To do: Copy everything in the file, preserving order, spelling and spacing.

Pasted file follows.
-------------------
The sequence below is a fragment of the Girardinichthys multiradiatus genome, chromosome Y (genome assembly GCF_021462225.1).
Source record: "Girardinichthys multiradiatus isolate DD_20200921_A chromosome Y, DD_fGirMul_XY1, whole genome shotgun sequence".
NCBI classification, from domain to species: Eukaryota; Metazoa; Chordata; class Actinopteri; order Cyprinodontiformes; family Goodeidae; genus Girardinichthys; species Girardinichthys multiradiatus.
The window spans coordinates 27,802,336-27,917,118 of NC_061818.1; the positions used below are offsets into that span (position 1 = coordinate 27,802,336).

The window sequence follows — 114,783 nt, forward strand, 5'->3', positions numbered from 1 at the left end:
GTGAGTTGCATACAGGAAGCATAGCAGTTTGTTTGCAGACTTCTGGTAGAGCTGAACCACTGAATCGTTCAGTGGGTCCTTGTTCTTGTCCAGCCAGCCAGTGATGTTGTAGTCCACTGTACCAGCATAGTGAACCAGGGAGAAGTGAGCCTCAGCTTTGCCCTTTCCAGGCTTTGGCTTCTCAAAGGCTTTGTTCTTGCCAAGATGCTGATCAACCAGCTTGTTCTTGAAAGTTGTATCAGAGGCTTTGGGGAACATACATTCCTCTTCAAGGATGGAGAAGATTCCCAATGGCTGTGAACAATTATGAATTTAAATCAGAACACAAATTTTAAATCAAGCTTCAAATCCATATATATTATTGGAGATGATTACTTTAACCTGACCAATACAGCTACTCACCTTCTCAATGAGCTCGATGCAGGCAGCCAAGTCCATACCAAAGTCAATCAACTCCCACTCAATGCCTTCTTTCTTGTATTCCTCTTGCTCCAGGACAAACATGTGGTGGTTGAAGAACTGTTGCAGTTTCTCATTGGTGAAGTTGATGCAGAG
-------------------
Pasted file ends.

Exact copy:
The sequence below is a fragment of the Girardinichthys multiradiatus genome, chromosome Y (genome assembly GCF_021462225.1).
Source record: "Girardinichthys multiradiatus isolate DD_20200921_A chromosome Y, DD_fGirMul_XY1, whole genome shotgun sequence".
NCBI classification, from domain to species: Eukaryota; Metazoa; Chordata; class Actinopteri; order Cyprinodontiformes; family Goodeidae; genus Girardinichthys; species Girardinichthys multiradiatus.
The window spans coordinates 27,802,336-27,917,118 of NC_061818.1; the positions used below are offsets into that span (position 1 = coordinate 27,802,336).

The window sequence follows — 114,783 nt, forward strand, 5'->3', positions numbered from 1 at the left end:
GTGAGTTGCATACAGGAAGCATAGCAGTTTGTTTGCAGACTTCTGGTAGAGCTGAACCACTGAATCGTTCAGTGGGTCCTTGTTCTTGTCCAGCCAGCCAGTGATGTTGTAGTCCACTGTACCAGCATAGTGAACCAGGGAGAAGTGAGCCTCAGCTTTGCCCTTTCCAGGCTTTGGCTTCTCAAAGGCTTTGTTCTTGCCAAGATGCTGATCAACCAGCTTGTTCTTGAAAGTTGTATCAGAGGCTTTGGGGAACATACATTCCTCTTCAAGGATGGAGAAGATTCCCAATGGCTGTGAACAATTATGAATTTAAATCAGAACACAAATTTTAAATCAAGCTTCAAATCCATATATATTATTGGAGATGATTACTTTAACCTGACCAATACAGCTACTCACCTTCTCAATGAGCTCGATGCAGGCAGCCAAGTCCATACCAAAGTCAATCAACTCCCACTCAATGCCTTCTTTCTTGTATTCCTCTTGCTCCAGGACAAACATGTGGTGGTTGAAGAACTGTTGCAGTTTCTCATTGGTGAAGTTGATGCAGAG